Sixty votes were needed in order to end this stalemate.  And the Senate could only muster 58.  (Plus Hatch’s “present” vote.)

My word.

Here’s the four Republicans who voted against the filibuster and for Senator Hagel: Lisa Murkowski of Alaska, Thad Cochran of Mississippi, Mike Johanns of Nebraska and Susan Collins of Maine.

Only four Senators voted for their former colleague, a well-respected, decorated military veteran.  And a member of their own political party.

(Plus Hatch, who voted present — thus proving he was unwilling to vote against Hagel even if by doing so he looked timid, at best.)

What is wrong with the Senate, if they can’t even vote to confirm a respectable, responsible guy like Senator Hagel?

Look.  I lived in Nebraska for several years.   I know Hagel to be a political conservative, but he is honest and principled and understands the military extremely well.  He has the courage of his convictions.

Hagel will make an admirable Secretary of Defense, as he would most likely be mighty unwilling to spend lives needlessly.  And having a former military veteran as the Defense Secretary has to help, doesn’t it?

Well, apparently not if you’re a Republican Senator.  Even when it comes to one of your own retired colleagues.

Now we get to wait ten days until another vote can be taken.

All I can say is, I remain unimpressed by what I’ve seen out of both houses of Congress this year.  And I echo what Harry Reid had to say as quoted by this article via the Huffington Post:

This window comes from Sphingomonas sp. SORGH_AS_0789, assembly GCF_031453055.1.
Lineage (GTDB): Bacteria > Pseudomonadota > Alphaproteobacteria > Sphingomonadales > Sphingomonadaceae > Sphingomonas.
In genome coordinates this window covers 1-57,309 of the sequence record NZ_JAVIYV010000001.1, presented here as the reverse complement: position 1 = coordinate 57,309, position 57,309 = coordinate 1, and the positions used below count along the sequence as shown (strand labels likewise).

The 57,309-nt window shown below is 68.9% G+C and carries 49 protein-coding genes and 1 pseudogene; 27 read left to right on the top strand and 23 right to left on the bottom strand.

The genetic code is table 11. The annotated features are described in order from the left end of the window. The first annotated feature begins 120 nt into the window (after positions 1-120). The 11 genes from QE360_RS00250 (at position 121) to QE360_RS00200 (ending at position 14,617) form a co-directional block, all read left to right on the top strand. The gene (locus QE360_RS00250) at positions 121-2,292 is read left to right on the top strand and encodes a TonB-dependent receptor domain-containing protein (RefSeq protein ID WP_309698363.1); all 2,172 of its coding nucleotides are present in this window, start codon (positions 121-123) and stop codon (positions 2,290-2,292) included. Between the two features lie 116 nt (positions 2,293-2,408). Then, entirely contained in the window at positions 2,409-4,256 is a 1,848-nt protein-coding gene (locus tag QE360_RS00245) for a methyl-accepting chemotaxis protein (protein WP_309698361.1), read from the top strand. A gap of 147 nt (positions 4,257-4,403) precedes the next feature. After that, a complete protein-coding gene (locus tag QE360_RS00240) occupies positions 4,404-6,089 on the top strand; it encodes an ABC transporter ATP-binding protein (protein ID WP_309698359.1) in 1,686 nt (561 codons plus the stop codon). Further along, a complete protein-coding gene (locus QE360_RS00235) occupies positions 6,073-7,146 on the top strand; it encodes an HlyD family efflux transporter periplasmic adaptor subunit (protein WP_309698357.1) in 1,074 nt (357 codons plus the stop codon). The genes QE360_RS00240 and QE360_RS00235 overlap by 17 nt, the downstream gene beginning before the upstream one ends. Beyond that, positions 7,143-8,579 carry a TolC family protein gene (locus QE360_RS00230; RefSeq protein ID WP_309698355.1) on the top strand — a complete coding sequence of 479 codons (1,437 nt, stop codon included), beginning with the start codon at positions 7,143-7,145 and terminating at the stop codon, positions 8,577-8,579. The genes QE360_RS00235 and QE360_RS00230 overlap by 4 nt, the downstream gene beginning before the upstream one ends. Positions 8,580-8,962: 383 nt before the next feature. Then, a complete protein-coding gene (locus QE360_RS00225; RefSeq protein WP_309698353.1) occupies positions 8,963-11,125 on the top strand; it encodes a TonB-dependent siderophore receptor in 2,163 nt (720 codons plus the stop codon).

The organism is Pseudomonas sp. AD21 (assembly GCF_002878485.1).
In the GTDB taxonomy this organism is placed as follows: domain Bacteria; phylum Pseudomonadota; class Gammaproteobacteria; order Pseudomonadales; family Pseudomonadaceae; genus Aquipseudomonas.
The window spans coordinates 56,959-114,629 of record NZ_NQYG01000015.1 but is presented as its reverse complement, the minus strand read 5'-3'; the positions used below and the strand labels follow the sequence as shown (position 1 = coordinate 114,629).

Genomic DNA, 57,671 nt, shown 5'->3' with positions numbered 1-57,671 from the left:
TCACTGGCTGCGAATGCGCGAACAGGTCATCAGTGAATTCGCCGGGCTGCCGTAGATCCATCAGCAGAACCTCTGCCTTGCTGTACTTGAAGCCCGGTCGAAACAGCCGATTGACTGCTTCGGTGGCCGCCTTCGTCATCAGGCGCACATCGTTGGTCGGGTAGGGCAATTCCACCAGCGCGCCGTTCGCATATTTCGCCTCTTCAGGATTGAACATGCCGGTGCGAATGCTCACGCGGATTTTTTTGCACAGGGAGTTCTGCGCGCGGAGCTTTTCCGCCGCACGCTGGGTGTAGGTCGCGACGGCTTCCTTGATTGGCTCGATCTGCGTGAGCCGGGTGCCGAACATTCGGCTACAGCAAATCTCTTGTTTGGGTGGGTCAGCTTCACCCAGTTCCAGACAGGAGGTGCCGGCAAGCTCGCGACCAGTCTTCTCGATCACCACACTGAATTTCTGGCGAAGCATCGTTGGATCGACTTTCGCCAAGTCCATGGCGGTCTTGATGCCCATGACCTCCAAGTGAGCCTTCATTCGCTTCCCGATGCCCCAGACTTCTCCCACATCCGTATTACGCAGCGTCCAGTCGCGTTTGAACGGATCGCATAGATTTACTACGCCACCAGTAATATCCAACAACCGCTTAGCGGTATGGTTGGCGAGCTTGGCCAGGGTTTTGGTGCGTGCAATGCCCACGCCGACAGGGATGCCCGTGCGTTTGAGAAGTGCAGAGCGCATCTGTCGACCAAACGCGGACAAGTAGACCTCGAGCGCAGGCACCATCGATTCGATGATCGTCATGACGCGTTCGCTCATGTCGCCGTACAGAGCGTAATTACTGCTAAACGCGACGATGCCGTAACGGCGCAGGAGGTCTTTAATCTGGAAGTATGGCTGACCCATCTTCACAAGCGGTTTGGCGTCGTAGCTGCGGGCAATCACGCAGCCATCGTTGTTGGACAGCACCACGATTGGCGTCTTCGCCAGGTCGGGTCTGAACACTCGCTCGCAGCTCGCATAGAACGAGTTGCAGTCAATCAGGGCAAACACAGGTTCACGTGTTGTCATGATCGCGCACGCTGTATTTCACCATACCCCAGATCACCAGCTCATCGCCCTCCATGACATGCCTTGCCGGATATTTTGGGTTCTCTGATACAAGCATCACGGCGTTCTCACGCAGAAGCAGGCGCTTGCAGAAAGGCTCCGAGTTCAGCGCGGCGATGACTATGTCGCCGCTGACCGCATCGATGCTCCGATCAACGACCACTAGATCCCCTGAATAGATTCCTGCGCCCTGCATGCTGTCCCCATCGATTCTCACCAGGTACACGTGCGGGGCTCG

Reid decried the outcome immediately after the vote Thursday evening, emphasizing the need to relieve outgoing Defense Secretary Leon Panetta of his obligations and confirm Hagel at a time when the country continues to face military challenges.

“There is nothing going to change in the next 10 days about the qualifications of Chuck Hagel,” Reid said.

“I’m going to go call Chuck Hagel when I finish here and say, I’m sorry — sorry this has happened. I’m sorry for the president, I’m sorry for the country, and I’m sorry for you, but we’re not going to give up on you,” he added.

One final thought: Hagel will be confirmed, and deserves to be confirmed.  So all of these machinations merely make most of the Republicans look foolish (save the four who voted against the filibuster, thus for Hagel).  And that doesn’t give me a whole lot of hope for our country whatsoever.

Written by Barb Caffrey

February 14, 2013 at 6:36 pm